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St. Anthony of Padua is often depicted holding a child. A 2015 article in America: The Jesuit Review magazine explains why:

In religious imagery, Saint Anthony of Padua is especially beloved; apart from the Holy Family, he is the probably the only saint depicted with the Christ Child and in a particularly tender way: he is often shown holding a book (presumably the Bible) in one hand and the Child Jesus in his other hand while stalks of white lilies (representing purity, innocence and integrity) are present in the foreground. But what is noticeable in these depictions is the fact the Child Jesus tenderly puts his hand on the saint’s face, as if to simultaneously embrace him and bless him. It is a picture that evokes a child’s love toward his parent and the parent’s love toward his child. As a matter of fact, statues have depicted this scene ever since the 17th century. But it is no mere pious representation: it really happened in the saint’s lifetime. One night the Divine Child visited Anthony, kissed him and told him that He loved him. Anthony, in that visitation, was entrusted with the Child Jesus and the lilies that are always depicted in religious art represents that trust and divine favor. It is no wonder that such a representation is so loved; it expresses the want of the human heart.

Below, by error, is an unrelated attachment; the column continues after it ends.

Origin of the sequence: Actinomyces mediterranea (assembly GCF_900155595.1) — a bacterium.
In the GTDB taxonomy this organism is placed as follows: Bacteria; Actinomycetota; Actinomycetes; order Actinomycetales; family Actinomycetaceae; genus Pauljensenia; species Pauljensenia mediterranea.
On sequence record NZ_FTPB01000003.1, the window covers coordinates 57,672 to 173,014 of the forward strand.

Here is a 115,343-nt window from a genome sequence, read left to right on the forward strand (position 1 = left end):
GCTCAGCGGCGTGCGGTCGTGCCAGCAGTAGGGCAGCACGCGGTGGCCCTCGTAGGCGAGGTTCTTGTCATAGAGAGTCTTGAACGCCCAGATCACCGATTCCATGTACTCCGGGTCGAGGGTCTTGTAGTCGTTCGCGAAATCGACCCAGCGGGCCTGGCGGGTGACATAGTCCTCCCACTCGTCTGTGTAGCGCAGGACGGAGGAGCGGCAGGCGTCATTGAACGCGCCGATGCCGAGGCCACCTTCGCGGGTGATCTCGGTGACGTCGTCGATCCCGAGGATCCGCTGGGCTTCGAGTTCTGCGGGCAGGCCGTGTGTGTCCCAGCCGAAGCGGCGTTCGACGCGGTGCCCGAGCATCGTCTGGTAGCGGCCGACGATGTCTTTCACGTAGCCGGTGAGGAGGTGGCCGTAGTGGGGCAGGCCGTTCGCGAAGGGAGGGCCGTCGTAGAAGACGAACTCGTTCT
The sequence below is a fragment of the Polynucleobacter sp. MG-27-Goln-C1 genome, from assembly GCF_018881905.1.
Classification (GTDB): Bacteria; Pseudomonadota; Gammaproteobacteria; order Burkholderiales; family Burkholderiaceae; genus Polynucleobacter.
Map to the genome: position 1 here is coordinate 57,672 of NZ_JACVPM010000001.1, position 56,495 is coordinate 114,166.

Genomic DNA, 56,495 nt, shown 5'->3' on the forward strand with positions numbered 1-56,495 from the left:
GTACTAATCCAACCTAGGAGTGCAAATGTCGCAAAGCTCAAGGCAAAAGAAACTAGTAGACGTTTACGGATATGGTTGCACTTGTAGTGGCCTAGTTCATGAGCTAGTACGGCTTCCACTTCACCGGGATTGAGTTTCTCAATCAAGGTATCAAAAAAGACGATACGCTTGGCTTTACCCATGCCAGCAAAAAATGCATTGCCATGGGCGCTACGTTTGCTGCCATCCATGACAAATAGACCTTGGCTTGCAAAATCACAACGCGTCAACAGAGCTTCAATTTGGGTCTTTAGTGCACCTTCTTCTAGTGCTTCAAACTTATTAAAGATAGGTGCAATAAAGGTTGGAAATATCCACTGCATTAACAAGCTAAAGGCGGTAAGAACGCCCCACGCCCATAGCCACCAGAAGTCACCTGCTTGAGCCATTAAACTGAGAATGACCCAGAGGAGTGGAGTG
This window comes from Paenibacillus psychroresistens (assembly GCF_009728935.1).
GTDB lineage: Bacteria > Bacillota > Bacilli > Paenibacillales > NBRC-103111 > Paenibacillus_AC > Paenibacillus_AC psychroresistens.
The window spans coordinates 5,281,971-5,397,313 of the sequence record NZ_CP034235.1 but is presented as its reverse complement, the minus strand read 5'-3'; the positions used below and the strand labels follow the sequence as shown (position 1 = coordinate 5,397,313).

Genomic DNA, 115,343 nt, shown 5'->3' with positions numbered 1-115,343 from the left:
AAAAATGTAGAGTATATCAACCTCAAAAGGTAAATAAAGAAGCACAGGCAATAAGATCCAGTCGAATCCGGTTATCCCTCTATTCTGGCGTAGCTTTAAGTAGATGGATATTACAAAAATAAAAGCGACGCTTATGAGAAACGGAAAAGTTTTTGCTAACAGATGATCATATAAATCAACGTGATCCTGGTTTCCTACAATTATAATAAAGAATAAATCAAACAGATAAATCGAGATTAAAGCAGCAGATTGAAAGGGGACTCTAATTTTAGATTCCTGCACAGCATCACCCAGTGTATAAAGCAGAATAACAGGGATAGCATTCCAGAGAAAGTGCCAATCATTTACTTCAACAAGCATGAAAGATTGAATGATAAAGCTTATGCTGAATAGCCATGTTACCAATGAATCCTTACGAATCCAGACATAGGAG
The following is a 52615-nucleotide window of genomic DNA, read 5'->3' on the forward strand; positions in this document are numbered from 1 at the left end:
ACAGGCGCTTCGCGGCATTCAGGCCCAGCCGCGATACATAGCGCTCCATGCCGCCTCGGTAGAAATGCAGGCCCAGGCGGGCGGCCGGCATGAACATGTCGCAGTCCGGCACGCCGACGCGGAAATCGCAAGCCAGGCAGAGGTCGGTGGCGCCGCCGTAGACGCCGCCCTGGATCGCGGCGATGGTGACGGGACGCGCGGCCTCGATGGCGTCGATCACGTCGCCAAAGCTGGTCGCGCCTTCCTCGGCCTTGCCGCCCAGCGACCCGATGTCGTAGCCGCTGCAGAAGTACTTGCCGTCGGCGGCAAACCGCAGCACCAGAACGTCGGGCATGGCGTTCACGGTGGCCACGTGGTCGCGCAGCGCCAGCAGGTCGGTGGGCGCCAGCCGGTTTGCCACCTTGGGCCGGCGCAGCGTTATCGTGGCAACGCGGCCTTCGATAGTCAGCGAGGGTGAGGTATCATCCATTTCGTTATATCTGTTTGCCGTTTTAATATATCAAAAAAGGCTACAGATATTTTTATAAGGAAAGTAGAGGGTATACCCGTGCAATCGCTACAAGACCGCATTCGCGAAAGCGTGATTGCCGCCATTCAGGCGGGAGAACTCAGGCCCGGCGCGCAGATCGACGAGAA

Mazzolini Artcraft and our partner Art Studio Demetz of Italy recently completed an original marble statue of St. Anthony for a church in New York. Demetz obtains marble from the quarries of Tuscany, one of which was used by Michelangelo. This type of marble is practically impervious to the elements. The carving tools used today have not changed much from Michelangelo’s time. First the rough stone is hammered with a pitching hammer, then sculpted with special pointing tools and files. Skilled marble artists are able to achieve astonishing detail from the hard, brittle stone.

The block from which the statue was carved.

 

A rough outline is cut.

The form takes shape …

The finished statue is crated for shipping.